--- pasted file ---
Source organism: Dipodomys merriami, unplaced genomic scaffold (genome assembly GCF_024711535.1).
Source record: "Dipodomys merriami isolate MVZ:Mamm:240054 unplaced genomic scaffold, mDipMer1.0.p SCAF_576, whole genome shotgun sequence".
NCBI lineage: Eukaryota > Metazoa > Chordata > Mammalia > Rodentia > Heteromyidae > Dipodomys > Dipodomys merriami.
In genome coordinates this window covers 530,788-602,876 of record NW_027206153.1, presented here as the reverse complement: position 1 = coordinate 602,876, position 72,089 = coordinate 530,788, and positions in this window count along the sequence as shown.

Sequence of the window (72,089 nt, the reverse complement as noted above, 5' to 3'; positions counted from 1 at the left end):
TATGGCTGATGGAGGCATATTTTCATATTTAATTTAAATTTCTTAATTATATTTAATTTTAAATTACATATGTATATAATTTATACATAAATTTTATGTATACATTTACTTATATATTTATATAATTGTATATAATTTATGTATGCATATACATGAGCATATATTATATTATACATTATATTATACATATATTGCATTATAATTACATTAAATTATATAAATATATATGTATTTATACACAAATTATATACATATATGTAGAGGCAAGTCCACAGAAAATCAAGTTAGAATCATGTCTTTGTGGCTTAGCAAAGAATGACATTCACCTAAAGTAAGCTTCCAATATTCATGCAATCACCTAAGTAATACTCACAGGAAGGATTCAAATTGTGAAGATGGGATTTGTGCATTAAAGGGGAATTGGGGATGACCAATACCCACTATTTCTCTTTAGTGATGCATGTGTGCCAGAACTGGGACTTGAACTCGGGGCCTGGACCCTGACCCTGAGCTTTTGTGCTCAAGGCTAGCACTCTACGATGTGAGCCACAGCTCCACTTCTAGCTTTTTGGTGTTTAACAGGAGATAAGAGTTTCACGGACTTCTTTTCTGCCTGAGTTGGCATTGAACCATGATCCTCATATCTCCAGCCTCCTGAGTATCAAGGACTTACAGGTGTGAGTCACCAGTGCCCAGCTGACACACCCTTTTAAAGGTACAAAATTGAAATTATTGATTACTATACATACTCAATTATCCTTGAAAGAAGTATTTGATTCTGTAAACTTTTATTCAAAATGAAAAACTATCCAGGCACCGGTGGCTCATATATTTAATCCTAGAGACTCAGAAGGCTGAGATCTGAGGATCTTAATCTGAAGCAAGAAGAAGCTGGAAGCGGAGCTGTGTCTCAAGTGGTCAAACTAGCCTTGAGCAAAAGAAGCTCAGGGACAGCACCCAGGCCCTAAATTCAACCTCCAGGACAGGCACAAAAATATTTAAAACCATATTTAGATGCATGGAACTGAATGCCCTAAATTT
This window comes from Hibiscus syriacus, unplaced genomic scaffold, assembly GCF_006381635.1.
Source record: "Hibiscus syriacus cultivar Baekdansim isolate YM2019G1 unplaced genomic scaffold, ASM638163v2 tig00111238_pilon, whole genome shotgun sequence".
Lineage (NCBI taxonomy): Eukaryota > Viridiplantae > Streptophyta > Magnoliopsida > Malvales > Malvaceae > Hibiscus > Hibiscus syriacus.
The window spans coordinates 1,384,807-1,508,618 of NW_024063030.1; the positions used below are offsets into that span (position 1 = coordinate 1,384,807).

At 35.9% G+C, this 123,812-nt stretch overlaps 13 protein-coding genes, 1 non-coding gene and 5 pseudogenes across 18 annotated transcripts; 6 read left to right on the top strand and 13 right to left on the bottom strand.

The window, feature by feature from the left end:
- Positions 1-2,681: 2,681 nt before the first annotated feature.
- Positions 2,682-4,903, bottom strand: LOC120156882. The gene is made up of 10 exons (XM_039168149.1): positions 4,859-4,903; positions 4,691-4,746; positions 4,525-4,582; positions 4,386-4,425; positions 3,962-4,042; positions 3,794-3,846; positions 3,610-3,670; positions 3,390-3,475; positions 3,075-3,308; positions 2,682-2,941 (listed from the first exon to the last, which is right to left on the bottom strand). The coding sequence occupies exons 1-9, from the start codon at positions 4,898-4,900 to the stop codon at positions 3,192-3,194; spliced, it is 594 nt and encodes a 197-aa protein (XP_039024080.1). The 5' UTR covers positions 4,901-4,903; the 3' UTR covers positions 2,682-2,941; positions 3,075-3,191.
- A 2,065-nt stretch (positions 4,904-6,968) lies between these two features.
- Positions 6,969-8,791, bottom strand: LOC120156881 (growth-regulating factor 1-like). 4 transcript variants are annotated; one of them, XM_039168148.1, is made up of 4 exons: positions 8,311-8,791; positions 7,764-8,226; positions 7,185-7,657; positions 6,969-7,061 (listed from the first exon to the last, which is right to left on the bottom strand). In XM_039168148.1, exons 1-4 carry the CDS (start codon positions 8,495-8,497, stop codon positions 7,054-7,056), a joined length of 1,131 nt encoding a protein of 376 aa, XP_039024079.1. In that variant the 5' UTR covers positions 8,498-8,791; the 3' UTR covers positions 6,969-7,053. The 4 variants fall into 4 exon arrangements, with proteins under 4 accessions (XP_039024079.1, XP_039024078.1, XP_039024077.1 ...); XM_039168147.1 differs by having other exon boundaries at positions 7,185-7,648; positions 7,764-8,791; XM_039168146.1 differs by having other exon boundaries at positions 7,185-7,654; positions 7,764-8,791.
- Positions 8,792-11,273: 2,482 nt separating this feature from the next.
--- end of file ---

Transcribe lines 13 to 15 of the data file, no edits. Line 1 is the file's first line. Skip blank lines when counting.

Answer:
- Positions 1-2,681: 2,681 nt before the first annotated feature.
- Positions 2,682-4,903, bottom strand: LOC120156882. The gene is made up of 10 exons (XM_039168149.1): positions 4,859-4,903; positions 4,691-4,746; positions 4,525-4,582; positions 4,386-4,425; positions 3,962-4,042; positions 3,794-3,846; positions 3,610-3,670; positions 3,390-3,475; positions 3,075-3,308; positions 2,682-2,941 (listed from the first exon to the last, which is right to left on the bottom strand). The coding sequence occupies exons 1-9, from the start codon at positions 4,898-4,900 to the stop codon at positions 3,192-3,194; spliced, it is 594 nt and encodes a 197-aa protein (XP_039024080.1). The 5' UTR covers positions 4,901-4,903; the 3' UTR covers positions 2,682-2,941; positions 3,075-3,191.
- A 2,065-nt stretch (positions 4,904-6,968) lies between these two features.